French The Passive Voice


Le passif, or la voix passive (the passive voice), allows us to avoid mentioning the subject of a sentence and instead place the emphasis on the person or thing affected by the action. We use the passive when the subject of the sentence is not important or is unknown. If the subject is mentioned, it is introduced by the prepositions par or de. The passive voice is formed using être as an auxiliary verb followed by the participe passé.

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The passive voice, or la voix passive, is used to describe an action that is being done to a subject by an agent of the remaining sentence. It differs from the commonly used active voice because the subject is not directly doing the action. Instead, the action is being carried out onto the subject.

The passive voice in French is similar in structure to the passive voice in English. It would be best to review this concept in English before furthering your knowledge in French to best understand its grammatical usage.

How to Form the Passive Voice:

To form the passive voice, you conjugate être for the desired tense of the sentence and follow it with a past participle. The subjects of the sentence are then introduced by using either de or par.

Look at the following example sentences that compare the active to the passive voice. Pay attention to the tense of each example.

Le Présent

Voix active:    Thomas lance le ballon.                      Thomas throws the ball.

Voix passive: Le ballon est lancé par Thomas          The ball is thrown by Thomas.

Le Passé Composé

Voix active: Les secouristes ont aidé les enfants.     

The first aid workers helped the children.

Voix passive: Les enfants ont été aidés par les secouristes. 

The children were helped by the first aid workers 


Voix active: Valentin écrivait des lettres gentilles.

                                                            Valentin used to write thoughtful letters.

Voix passive: Des lettres gentilles étaient écrites par Valentin.

Some thoughtful letters used to be written by Valentin. 

Le Futur

Voix active: Des milliers de touristes visiteront la Tour Eiffel l’année prochaine.

Thousands of tourists will visit the Eiffel Tower next year.

Voix passive: La Tour Eiffel sera visitée par des milliers de touristes l’année prochaine.

The Eiffel Tower will be visited by thousands of tourists next year.

What to take away from these examples:

  • Notice how the subject of each sentence in the active voice follows par in each sentence written in the passive voice.
  • In the passive voice, être (preceding the past participle) is conjugated in the tense of the verb found in the original sentence. In the first example of the passive voice, être is conjugated in the present tense (est) because the verb lancer is conjugated in the present tense (lance) in the active voice. In the second example, être is conjugated in the past tense (ont été) because aider is conjugated in the past tense (ont aidé) in the active voice. In the third example, être is conjugated in the imperfect (étaient) because écrire is conjugated in the imperfect tense (écrivait) in the active voice In the final example, être is conjugated in the future tense (sera) because the verb visiter is conjugated in the future tense (visiteront) in the active voice.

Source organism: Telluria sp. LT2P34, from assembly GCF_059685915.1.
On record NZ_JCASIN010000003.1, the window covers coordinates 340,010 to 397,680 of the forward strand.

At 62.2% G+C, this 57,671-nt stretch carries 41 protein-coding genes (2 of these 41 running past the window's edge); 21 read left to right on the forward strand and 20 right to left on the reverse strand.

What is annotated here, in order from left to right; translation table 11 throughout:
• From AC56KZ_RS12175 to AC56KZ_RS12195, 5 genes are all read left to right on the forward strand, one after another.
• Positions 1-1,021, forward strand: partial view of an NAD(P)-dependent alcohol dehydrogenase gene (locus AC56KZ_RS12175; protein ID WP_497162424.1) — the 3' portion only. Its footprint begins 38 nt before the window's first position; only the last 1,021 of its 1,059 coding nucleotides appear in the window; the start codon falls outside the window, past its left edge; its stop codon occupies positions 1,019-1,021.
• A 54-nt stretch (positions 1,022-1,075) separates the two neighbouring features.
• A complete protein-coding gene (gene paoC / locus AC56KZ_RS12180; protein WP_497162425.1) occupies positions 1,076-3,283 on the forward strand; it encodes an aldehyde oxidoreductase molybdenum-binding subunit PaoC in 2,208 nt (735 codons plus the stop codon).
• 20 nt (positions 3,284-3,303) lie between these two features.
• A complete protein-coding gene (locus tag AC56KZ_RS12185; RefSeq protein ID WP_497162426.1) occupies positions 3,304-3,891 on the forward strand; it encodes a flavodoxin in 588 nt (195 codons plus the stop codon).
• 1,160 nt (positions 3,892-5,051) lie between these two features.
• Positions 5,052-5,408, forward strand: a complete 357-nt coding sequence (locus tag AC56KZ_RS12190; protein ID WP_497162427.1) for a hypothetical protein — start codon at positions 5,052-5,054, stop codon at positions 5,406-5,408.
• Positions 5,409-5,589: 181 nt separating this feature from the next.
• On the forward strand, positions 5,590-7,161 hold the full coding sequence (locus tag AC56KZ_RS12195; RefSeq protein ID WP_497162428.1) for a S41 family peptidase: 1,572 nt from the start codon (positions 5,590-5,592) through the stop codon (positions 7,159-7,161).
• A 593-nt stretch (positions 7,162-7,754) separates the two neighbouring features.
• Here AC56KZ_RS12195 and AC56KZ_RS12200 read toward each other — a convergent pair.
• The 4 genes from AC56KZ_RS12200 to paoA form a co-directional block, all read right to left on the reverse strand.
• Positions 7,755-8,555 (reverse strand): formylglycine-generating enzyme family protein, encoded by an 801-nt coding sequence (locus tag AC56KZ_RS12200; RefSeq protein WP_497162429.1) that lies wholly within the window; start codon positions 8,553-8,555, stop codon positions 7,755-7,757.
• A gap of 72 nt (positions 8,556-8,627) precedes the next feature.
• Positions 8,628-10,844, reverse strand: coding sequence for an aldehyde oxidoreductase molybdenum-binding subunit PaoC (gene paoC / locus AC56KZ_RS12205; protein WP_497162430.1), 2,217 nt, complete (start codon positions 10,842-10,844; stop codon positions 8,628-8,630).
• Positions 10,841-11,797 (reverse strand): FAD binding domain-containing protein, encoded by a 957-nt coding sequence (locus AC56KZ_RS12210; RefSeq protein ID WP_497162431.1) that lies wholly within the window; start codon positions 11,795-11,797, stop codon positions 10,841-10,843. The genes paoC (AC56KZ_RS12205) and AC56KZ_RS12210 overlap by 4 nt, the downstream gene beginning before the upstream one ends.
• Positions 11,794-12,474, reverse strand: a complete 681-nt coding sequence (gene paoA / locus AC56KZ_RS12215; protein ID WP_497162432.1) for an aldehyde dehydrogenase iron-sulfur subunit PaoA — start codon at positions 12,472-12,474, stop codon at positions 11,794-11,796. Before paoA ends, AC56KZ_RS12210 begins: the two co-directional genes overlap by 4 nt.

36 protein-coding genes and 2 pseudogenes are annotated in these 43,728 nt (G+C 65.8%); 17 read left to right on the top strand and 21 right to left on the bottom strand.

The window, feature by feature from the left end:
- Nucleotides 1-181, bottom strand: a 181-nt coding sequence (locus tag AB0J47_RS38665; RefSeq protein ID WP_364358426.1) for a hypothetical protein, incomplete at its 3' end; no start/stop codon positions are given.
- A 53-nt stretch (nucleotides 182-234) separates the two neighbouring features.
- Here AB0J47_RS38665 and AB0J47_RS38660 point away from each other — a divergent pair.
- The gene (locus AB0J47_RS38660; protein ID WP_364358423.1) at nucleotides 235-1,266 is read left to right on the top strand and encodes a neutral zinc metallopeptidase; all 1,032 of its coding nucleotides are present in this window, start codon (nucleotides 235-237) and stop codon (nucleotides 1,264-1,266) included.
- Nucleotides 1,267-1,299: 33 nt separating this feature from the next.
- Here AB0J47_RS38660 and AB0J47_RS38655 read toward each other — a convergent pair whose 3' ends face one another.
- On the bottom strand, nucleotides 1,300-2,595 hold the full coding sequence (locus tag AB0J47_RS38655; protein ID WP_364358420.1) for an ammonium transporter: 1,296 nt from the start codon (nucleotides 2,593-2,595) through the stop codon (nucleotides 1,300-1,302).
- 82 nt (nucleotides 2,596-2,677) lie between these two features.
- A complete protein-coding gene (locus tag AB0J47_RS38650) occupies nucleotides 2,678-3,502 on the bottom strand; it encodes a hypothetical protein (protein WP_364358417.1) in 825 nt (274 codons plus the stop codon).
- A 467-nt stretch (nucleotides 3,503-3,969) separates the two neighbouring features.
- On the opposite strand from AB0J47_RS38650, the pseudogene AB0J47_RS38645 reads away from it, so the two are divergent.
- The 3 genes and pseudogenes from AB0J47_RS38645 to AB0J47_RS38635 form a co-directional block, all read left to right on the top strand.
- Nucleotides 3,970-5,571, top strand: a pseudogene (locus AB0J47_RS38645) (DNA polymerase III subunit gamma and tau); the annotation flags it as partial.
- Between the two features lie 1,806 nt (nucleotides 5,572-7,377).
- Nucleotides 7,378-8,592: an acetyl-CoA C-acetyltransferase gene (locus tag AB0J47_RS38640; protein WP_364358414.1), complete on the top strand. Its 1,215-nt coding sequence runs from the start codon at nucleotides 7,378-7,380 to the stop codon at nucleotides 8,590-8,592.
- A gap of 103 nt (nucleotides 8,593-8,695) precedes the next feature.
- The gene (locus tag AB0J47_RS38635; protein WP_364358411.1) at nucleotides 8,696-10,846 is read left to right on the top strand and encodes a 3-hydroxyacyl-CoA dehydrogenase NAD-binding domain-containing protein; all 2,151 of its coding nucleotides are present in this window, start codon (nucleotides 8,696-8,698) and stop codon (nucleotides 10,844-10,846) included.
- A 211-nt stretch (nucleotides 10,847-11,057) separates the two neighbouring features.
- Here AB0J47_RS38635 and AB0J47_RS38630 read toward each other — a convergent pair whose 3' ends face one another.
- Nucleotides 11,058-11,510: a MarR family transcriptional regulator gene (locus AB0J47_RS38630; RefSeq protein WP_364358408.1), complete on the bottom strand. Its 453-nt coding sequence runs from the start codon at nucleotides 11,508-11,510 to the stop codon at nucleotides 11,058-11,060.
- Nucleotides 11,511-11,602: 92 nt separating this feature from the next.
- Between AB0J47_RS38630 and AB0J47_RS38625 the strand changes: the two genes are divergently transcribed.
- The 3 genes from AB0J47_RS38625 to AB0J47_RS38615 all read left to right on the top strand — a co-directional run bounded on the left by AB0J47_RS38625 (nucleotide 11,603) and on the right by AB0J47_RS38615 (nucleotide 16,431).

• The second part of the passive voice is the past participle. You use the past participle of the conjugated verb in the active voice sentence. On this past participle, you must make agreement in gender and number to the new subject of the sentence in the passive voice. In the first example, agreement on the past participle lancé is not needed because the subject (le ballon) is masculine and singular. In the second example, an -s is added to the past participle aidé because the subject (les enfants) is masculine and plural. In the third example, -es is added to the past participle écrit because the subject (des lettres) is feminine and plural. In the last example, an -e is added to visité because the subject (La Tour Eiffel) is feminine and plural.

How to Avoid Using the Passive Voice

It’s very often that you hear professors and other leaders in academia suggest that you don’t use the passive voice unless you have to. There’s no rule against using it or not, but speaking in the active voice is more natural and most often used. When the subject of a sentence is unknown or unimportant, we often resort to using the passive voice. This means, there wouldn’t be anyone or anything to write after par or de in the passive voice sentence. In French, we can avoid this by using the pronoun On.

Voix active: Il a donné un message à Jean.

Voix passive: On a donné un message à Jean.

Using the pronoun On puts an active sentence into the passive voice because the reader is unsure of who specifically did the action. In this example, someone gave a message to John.

What to review:

Understanding the passive voice requires a lot of background knowledge in French. It would be most useful to review the following concepts to understand the information in this module, to complete the A2.2 modules, and to prepare for the upcoming modules in B1.1:

Other concepts to review:

  • Agreement in gender and number with past participle
  • Identifying verb tenses based on conjugation

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